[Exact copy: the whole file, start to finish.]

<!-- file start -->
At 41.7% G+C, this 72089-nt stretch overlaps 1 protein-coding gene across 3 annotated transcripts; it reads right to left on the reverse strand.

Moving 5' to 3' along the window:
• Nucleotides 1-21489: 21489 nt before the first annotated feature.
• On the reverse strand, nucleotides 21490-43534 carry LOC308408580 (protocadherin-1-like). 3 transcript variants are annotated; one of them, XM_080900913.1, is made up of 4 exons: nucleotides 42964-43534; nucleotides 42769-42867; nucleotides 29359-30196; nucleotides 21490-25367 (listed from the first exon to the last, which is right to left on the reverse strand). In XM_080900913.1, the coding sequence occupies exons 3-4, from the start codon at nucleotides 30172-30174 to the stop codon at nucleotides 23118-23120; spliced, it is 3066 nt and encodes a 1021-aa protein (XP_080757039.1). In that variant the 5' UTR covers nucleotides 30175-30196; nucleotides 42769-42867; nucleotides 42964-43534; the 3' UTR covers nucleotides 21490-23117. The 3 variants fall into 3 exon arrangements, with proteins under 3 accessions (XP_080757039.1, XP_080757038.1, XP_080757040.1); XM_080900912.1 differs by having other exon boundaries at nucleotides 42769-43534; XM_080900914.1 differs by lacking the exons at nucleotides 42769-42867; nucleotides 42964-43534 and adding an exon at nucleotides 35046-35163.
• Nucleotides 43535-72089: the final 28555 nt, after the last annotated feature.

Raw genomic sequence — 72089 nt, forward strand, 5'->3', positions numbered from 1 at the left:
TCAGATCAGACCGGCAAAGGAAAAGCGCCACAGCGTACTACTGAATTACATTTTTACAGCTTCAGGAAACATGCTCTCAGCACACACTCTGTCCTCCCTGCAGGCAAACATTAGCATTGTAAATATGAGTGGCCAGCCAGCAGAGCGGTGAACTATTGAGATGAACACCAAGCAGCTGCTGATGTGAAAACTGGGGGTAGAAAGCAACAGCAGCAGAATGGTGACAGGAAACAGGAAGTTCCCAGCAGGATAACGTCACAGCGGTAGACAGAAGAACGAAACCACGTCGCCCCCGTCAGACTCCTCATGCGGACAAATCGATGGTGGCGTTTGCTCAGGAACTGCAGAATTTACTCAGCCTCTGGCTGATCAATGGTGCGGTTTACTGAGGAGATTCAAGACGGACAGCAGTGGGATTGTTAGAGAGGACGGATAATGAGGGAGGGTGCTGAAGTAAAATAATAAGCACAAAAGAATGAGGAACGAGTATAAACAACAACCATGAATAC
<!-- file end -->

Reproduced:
At 41.7% G+C, this 72089-nt stretch overlaps 1 protein-coding gene across 3 annotated transcripts; it reads right to left on the reverse strand.

Moving 5' to 3' along the window:
• Nucleotides 1-21489: 21489 nt before the first annotated feature.
• On the reverse strand, nucleotides 21490-43534 carry LOC308408580 (protocadherin-1-like). 3 transcript variants are annotated; one of them, XM_080900913.1, is made up of 4 exons: nucleotides 42964-43534; nucleotides 42769-42867; nucleotides 29359-30196; nucleotides 21490-25367 (listed from the first exon to the last, which is right to left on the reverse strand). In XM_080900913.1, the coding sequence occupies exons 3-4, from the start codon at nucleotides 30172-30174 to the stop codon at nucleotides 23118-23120; spliced, it is 3066 nt and encodes a 1021-aa protein (XP_080757039.1). In that variant the 5' UTR covers nucleotides 30175-30196; nucleotides 42769-42867; nucleotides 42964-43534; the 3' UTR covers nucleotides 21490-23117. The 3 variants fall into 3 exon arrangements, with proteins under 3 accessions (XP_080757039.1, XP_080757038.1, XP_080757040.1); XM_080900912.1 differs by having other exon boundaries at nucleotides 42769-43534; XM_080900914.1 differs by lacking the exons at nucleotides 42769-42867; nucleotides 42964-43534 and adding an exon at nucleotides 35046-35163.
• Nucleotides 43535-72089: the final 28555 nt, after the last annotated feature.

Raw genomic sequence — 72089 nt, forward strand, 5'->3', positions numbered from 1 at the left:
TCAGATCAGACCGGCAAAGGAAAAGCGCCACAGCGTACTACTGAATTACATTTTTACAGCTTCAGGAAACATGCTCTCAGCACACACTCTGTCCTCCCTGCAGGCAAACATTAGCATTGTAAATATGAGTGGCCAGCCAGCAGAGCGGTGAACTATTGAGATGAACACCAAGCAGCTGCTGATGTGAAAACTGGGGGTAGAAAGCAACAGCAGCAGAATGGTGACAGGAAACAGGAAGTTCCCAGCAGGATAACGTCACAGCGGTAGACAGAAGAACGAAACCACGTCGCCCCCGTCAGACTCCTCATGCGGACAAATCGATGGTGGCGTTTGCTCAGGAACTGCAGAATTTACTCAGCCTCTGGCTGATCAATGGTGCGGTTTACTGAGGAGATTCAAGACGGACAGCAGTGGGATTGTTAGAGAGGACGGATAATGAGGGAGGGTGCTGAAGTAAAATAATAAGCACAAAAGAATGAGGAACGAGTATAAACAACAACCATGAATAC